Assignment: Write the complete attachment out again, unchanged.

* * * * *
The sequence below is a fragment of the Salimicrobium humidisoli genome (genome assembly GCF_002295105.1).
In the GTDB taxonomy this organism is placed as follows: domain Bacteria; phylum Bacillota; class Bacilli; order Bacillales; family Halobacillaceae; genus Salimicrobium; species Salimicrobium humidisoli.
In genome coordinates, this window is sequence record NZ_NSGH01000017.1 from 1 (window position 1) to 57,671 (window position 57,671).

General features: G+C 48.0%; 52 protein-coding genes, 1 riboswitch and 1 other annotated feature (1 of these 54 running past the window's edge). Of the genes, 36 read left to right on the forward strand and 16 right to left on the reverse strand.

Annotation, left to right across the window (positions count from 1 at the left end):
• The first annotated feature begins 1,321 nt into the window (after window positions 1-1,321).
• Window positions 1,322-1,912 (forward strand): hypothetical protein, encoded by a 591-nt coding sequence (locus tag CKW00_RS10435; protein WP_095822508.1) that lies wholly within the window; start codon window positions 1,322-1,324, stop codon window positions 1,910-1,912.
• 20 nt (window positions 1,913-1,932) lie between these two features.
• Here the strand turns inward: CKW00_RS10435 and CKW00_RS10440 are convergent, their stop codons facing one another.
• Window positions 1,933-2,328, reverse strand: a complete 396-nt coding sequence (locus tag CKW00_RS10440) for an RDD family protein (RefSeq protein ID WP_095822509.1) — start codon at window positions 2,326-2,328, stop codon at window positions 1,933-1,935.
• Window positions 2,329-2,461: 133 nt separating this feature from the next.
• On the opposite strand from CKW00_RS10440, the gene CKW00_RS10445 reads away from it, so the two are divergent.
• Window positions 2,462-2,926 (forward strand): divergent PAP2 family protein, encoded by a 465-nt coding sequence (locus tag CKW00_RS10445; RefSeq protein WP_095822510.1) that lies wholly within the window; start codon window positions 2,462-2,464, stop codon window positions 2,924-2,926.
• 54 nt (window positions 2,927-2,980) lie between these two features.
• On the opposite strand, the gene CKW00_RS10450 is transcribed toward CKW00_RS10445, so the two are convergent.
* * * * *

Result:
The sequence below is a fragment of the Salimicrobium humidisoli genome (genome assembly GCF_002295105.1).
In the GTDB taxonomy this organism is placed as follows: domain Bacteria; phylum Bacillota; class Bacilli; order Bacillales; family Halobacillaceae; genus Salimicrobium; species Salimicrobium humidisoli.
In genome coordinates, this window is sequence record NZ_NSGH01000017.1 from 1 (window position 1) to 57,671 (window position 57,671).

General features: G+C 48.0%; 52 protein-coding genes, 1 riboswitch and 1 other annotated feature (1 of these 54 running past the window's edge). Of the genes, 36 read left to right on the forward strand and 16 right to left on the reverse strand.

Annotation, left to right across the window (positions count from 1 at the left end):
• The first annotated feature begins 1,321 nt into the window (after window positions 1-1,321).
• Window positions 1,322-1,912 (forward strand): hypothetical protein, encoded by a 591-nt coding sequence (locus tag CKW00_RS10435; protein WP_095822508.1) that lies wholly within the window; start codon window positions 1,322-1,324, stop codon window positions 1,910-1,912.
• 20 nt (window positions 1,913-1,932) lie between these two features.
• Here the strand turns inward: CKW00_RS10435 and CKW00_RS10440 are convergent, their stop codons facing one another.
• Window positions 1,933-2,328, reverse strand: a complete 396-nt coding sequence (locus tag CKW00_RS10440) for an RDD family protein (RefSeq protein ID WP_095822509.1) — start codon at window positions 2,326-2,328, stop codon at window positions 1,933-1,935.
• Window positions 2,329-2,461: 133 nt separating this feature from the next.
• On the opposite strand from CKW00_RS10440, the gene CKW00_RS10445 reads away from it, so the two are divergent.
• Window positions 2,462-2,926 (forward strand): divergent PAP2 family protein, encoded by a 465-nt coding sequence (locus tag CKW00_RS10445; RefSeq protein WP_095822510.1) that lies wholly within the window; start codon window positions 2,462-2,464, stop codon window positions 2,924-2,926.
• 54 nt (window positions 2,927-2,980) lie between these two features.
• On the opposite strand, the gene CKW00_RS10450 is transcribed toward CKW00_RS10445, so the two are convergent.